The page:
The study, funded by Morris Animal Foundation, saw patients go into remission after antiviral treatment.
Smokey, one of the cats that participated in the study. | Photo courtesy of Dr. Yunjeong Kim, Kansas State University
Cats with feline infectious peritonitis (FIP) went into remission from the deadly disease after being treated with a novel antiviral drug in a clinical trial, according to a release from Morris Animal Foundation, which funded the study. Researchers from Kansas State University and the University of California, Davis, published their results in September 2017 in the Journal of Feline Medicine and Surgery.
Morris Animal Foundation launched its FIP initiative in 2015, putting more than $1 million toward improving diagnostics and treatments for the disease and funding studies with the potential to develop cures. One of these studies, which launched in March 2016 by Yunjeong Kim, DVM, PhD, DACVM, of K-State, and Niels Pedersen, DVM, PhD, of UC Davis, was a small trial to investigate whether a novel antiviral drug could cure or extend the lifespan and quality of life for cats with FIP, the release states.
“This research is the first attempt to use modern antiviral strategies to cure a fatal, systemic viral disease of any veterinary species,” says Dr. Pedersen in the release. “Our task was to identify the best candidates for antiviral treatment and the best dose and duration of treatment. Saving or improving the lives of even a few cats is a huge win for FIP research.”
Peanut, another cat in the study. | Photo courtesy of Dr. Yunjeong Kim, Kansas State University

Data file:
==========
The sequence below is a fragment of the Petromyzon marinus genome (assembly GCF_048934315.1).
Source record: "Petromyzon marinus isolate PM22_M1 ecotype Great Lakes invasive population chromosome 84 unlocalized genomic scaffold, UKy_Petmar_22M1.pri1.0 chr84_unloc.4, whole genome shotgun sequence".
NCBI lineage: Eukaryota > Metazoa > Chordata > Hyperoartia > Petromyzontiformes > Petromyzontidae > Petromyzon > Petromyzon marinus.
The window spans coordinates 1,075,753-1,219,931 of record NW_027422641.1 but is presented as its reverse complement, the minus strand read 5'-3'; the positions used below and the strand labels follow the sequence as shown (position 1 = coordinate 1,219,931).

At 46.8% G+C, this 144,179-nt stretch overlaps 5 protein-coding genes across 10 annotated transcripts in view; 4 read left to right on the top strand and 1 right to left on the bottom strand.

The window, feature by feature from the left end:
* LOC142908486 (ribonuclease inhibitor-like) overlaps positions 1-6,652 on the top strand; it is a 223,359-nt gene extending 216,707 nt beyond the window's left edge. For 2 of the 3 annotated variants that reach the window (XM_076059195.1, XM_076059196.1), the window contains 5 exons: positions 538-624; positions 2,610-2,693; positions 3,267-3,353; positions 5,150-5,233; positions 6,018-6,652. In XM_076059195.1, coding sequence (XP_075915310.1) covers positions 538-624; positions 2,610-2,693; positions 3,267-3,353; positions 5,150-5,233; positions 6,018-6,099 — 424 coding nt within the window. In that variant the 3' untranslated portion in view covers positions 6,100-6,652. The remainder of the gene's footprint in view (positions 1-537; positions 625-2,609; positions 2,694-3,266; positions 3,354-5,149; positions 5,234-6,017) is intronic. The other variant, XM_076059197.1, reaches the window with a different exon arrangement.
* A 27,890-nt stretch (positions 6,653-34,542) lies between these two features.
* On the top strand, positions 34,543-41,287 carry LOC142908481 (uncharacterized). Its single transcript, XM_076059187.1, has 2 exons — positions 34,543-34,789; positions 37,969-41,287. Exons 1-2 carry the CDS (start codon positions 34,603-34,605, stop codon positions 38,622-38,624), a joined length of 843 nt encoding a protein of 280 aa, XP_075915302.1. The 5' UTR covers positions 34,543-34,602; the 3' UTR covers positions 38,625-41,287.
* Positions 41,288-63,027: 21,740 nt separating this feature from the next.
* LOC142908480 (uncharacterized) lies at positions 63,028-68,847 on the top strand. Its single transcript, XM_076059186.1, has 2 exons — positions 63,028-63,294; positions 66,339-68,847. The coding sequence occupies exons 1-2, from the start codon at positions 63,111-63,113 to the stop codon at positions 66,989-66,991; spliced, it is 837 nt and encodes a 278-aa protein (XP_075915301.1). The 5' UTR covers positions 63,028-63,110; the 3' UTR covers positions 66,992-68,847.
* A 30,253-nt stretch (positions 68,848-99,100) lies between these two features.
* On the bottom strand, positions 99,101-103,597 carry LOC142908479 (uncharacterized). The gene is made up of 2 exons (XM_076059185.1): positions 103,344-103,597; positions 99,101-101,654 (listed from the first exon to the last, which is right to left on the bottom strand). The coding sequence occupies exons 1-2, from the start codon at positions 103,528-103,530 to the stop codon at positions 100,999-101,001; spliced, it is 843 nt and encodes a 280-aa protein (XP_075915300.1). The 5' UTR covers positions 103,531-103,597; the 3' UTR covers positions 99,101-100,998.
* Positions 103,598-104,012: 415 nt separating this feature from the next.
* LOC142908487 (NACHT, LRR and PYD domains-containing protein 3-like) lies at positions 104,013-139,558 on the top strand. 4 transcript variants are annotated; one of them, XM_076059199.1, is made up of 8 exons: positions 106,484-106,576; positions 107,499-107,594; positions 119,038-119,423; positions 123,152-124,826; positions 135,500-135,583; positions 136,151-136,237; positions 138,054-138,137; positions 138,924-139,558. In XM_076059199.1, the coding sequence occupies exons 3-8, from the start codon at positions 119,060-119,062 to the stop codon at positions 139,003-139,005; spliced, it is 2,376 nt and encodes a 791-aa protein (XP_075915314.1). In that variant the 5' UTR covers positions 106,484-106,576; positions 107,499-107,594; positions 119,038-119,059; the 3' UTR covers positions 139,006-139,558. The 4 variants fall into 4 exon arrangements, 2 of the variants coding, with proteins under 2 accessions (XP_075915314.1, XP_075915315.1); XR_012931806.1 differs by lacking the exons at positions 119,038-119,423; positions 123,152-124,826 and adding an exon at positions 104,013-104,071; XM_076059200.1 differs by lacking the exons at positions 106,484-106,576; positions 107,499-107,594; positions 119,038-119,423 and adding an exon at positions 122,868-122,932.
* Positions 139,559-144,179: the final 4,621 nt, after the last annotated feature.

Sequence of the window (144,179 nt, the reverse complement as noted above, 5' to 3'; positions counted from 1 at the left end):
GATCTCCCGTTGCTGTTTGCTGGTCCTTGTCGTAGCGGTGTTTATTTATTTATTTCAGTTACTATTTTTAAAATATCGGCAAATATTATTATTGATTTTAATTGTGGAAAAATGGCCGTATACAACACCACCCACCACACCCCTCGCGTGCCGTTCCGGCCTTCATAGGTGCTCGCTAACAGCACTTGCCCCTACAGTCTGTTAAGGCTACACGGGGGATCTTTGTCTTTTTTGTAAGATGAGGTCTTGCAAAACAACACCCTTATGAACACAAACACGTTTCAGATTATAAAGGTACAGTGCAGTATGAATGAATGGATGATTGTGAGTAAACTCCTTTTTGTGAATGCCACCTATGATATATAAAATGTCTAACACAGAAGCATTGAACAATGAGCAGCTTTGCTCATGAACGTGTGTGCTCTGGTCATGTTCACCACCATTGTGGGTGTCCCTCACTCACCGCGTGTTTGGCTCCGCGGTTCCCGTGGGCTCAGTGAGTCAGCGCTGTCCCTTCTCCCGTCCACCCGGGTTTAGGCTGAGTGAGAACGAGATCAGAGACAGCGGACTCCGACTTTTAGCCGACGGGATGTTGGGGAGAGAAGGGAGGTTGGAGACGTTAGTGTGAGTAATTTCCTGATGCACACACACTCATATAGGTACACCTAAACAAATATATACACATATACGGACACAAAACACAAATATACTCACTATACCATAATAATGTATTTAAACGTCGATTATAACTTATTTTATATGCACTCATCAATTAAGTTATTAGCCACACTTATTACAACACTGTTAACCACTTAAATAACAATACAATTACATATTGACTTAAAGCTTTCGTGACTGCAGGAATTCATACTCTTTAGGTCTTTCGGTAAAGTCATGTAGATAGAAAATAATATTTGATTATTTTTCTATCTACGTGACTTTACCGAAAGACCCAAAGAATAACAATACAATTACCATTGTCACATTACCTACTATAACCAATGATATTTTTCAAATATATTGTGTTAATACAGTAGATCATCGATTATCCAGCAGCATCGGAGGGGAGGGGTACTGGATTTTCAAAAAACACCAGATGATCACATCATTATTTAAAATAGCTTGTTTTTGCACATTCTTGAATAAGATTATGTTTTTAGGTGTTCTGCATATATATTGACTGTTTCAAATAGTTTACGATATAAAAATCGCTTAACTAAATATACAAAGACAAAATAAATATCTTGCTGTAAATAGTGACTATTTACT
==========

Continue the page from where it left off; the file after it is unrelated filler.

The trial was conducted with 20 client-owned cats that presented with various forms and stages of FIP, which were then treated with the antiviral drug. At the time of publication, seven cats were still in disease remission, which is a positive step for a disease that has historically been untreatable.
“We found that most of the cats, except for those with neurological disease, can be put into clinical remission quickly with antiviral treatment, but achieving long-term remission is challenging with chronic cases. These findings give us more insight into FIP pathogenesis and also underscores the importance of early diagnosis and early treatment,” says Dr. Kim in the release.
In the study, the best response to long-term treatment was seen in kittens younger than 16 to 18 weeks of age that had a particular form of FIP and that were at certain stages of the disease's progression. Cats with neurological disease associated with FIP did not respond well to the drug and didn't achieve disease remission.
“Dr. Kim and I have been collaborating for over two years on an antiviral drug that proved highly active against the FIP virus in tissue culture and in a mouse model. The positive results of these studies convinced us to test the drug against naturally occurring FIP in cats,” says Dr. Pedersen.
The antiviral drug still needs to be commercialized before it will be available for veterinarians to use, a process which could take several years.